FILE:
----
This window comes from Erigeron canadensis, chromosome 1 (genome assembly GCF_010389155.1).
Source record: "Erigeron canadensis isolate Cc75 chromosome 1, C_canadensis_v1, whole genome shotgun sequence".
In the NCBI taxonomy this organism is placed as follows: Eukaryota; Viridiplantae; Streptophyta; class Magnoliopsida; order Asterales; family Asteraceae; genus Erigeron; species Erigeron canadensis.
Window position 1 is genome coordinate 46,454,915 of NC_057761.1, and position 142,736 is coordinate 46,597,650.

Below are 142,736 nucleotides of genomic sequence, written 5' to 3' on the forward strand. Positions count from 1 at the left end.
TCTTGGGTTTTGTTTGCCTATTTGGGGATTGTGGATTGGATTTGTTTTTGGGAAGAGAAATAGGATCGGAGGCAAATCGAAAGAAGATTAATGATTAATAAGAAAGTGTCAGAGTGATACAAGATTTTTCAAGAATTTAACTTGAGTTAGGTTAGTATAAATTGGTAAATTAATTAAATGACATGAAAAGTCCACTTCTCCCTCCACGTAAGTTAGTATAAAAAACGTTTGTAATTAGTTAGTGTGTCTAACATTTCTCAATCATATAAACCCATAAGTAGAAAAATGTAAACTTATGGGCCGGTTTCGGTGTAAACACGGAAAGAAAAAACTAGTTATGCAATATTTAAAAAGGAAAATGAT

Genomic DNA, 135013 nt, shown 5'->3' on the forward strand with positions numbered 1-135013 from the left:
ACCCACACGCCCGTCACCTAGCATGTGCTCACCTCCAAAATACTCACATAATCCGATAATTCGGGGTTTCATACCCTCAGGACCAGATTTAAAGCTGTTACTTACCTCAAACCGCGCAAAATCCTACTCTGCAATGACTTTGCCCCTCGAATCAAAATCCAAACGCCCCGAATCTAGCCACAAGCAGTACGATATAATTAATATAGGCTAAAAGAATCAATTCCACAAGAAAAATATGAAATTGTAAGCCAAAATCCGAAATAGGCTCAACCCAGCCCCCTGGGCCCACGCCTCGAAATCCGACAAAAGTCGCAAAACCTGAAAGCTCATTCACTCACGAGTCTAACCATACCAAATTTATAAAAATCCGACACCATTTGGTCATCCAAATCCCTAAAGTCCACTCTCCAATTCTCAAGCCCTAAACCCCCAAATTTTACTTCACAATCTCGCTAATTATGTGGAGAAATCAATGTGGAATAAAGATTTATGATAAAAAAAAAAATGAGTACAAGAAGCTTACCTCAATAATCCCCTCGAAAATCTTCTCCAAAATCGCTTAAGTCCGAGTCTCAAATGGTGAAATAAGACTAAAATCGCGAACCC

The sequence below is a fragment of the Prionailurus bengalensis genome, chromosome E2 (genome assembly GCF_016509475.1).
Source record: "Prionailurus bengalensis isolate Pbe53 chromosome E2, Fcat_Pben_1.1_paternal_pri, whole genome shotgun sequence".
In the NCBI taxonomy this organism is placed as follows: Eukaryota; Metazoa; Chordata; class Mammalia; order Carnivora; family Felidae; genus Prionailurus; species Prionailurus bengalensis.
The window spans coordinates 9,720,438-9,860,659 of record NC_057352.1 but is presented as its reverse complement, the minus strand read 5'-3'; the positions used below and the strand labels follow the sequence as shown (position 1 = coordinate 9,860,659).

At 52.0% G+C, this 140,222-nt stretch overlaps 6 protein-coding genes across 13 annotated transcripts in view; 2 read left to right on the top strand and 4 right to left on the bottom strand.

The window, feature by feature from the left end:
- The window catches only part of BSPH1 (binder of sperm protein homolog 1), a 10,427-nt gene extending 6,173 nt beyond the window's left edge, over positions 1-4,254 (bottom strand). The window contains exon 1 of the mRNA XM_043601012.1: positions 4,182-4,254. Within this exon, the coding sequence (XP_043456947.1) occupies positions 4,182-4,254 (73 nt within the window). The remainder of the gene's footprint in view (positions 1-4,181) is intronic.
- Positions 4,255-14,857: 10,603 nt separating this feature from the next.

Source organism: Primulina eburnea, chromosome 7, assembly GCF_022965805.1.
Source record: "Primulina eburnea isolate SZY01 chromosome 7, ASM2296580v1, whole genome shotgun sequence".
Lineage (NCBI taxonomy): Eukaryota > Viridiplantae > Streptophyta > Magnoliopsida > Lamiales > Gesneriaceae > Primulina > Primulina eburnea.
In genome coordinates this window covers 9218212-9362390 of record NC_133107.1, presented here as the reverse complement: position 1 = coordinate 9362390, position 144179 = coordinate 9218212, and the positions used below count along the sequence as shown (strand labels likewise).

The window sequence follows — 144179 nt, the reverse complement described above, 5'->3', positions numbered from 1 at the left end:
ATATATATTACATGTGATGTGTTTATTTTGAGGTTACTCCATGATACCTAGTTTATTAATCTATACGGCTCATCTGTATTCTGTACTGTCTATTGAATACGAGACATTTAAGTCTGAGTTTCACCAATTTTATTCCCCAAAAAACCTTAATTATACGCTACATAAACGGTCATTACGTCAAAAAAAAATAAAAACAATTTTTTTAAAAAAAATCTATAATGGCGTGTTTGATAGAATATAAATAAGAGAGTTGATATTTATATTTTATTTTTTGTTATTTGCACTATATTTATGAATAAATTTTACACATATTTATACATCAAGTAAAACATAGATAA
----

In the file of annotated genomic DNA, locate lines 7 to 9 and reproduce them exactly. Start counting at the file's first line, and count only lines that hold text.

Genomic DNA, 135013 nt, shown 5'->3' on the forward strand with positions numbered 1-135013 from the left:
ACCCACACGCCCGTCACCTAGCATGTGCTCACCTCCAAAATACTCACATAATCCGATAATTCGGGGTTTCATACCCTCAGGACCAGATTTAAAGCTGTTACTTACCTCAAACCGCGCAAAATCCTACTCTGCAATGACTTTGCCCCTCGAATCAAAATCCAAACGCCCCGAATCTAGCCACAAGCAGTACGATATAATTAATATAGGCTAAAAGAATCAATTCCACAAGAAAAATATGAAATTGTAAGCCAAAATCCGAAATAGGCTCAACCCAGCCCCCTGGGCCCACGCCTCGAAATCCGACAAAAGTCGCAAAACCTGAAAGCTCATTCACTCACGAGTCTAACCATACCAAATTTATAAAAATCCGACACCATTTGGTCATCCAAATCCCTAAAGTCCACTCTCCAATTCTCAAGCCCTAAACCCCCAAATTTTACTTCACAATCTCGCTAATTATGTGGAGAAATCAATGTGGAATAAAGATTTATGATAAAAAAAAAAATGAGTACAAGAAGCTTACCTCAATAATCCCCTCGAAAATCTTCTCCAAAATCGCTTAAGTCCGAGTCTCAAATGGTGAAATAAGACTAAAATCGCGAACCC

The sequence below is a fragment of the Prionailurus bengalensis genome, chromosome E2 (genome assembly GCF_016509475.1).